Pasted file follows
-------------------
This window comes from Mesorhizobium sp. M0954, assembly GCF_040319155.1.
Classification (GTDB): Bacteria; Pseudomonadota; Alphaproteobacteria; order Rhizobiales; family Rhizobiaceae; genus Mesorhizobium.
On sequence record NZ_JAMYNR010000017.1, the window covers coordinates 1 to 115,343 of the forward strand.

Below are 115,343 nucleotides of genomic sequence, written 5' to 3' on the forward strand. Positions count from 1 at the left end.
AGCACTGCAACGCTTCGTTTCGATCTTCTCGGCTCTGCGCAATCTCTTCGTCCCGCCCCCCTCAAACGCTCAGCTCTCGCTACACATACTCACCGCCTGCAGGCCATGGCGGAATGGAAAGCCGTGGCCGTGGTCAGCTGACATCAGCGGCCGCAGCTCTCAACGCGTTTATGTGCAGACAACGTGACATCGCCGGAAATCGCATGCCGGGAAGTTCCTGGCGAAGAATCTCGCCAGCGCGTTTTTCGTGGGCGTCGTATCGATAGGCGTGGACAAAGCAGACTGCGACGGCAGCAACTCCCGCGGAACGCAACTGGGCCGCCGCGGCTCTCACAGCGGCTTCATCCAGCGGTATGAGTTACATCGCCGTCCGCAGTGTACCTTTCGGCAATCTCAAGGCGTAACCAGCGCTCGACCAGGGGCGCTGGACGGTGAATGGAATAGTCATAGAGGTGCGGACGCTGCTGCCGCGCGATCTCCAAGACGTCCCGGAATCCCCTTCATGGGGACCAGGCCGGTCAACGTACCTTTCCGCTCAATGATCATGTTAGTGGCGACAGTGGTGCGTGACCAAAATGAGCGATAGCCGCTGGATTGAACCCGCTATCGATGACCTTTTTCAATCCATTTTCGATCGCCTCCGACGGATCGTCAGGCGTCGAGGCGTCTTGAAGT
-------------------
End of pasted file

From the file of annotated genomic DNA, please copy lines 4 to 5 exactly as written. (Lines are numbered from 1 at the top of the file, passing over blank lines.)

Below are 115,343 nucleotides of genomic sequence, written 5' to 3' on the forward strand. Positions count from 1 at the left end.
AGCACTGCAACGCTTCGTTTCGATCTTCTCGGCTCTGCGCAATCTCTTCGTCCCGCCCCCCTCAAACGCTCAGCTCTCGCTACACATACTCACCGCCTGCAGGCCATGGCGGAATGGAAAGCCGTGGCCGTGGTCAGCTGACATCAGCGGCCGCAGCTCTCAACGCGTTTATGTGCAGACAACGTGACATCGCCGGAAATCGCATGCCGGGAAGTTCCTGGCGAAGAATCTCGCCAGCGCGTTTTTCGTGGGCGTCGTATCGATAGGCGTGGACAAAGCAGACTGCGACGGCAGCAACTCCCGCGGAACGCAACTGGGCCGCCGCGGCTCTCACAGCGGCTTCATCCAGCGGTATGAGTTACATCGCCGTCCGCAGTGTACCTTTCGGCAATCTCAAGGCGTAACCAGCGCTCGACCAGGGGCGCTGGACGGTGAATGGAATAGTCATAGAGGTGCGGACGCTGCTGCCGCGCGATCTCCAAGACGTCCCGGAATCCCCTTCATGGGGACCAGGCCGGTCAACGTACCTTTCCGCTCAATGATCATGTTAGTGGCGACAGTGGTGCGTGACCAAAATGAGCGATAGCCGCTGGATTGAACCCGCTATCGATGACCTTTTTCAATCCATTTTCGATCGCCTCCGACGGATCGTCAGGCGTCGAGGCGTCTTGAAGT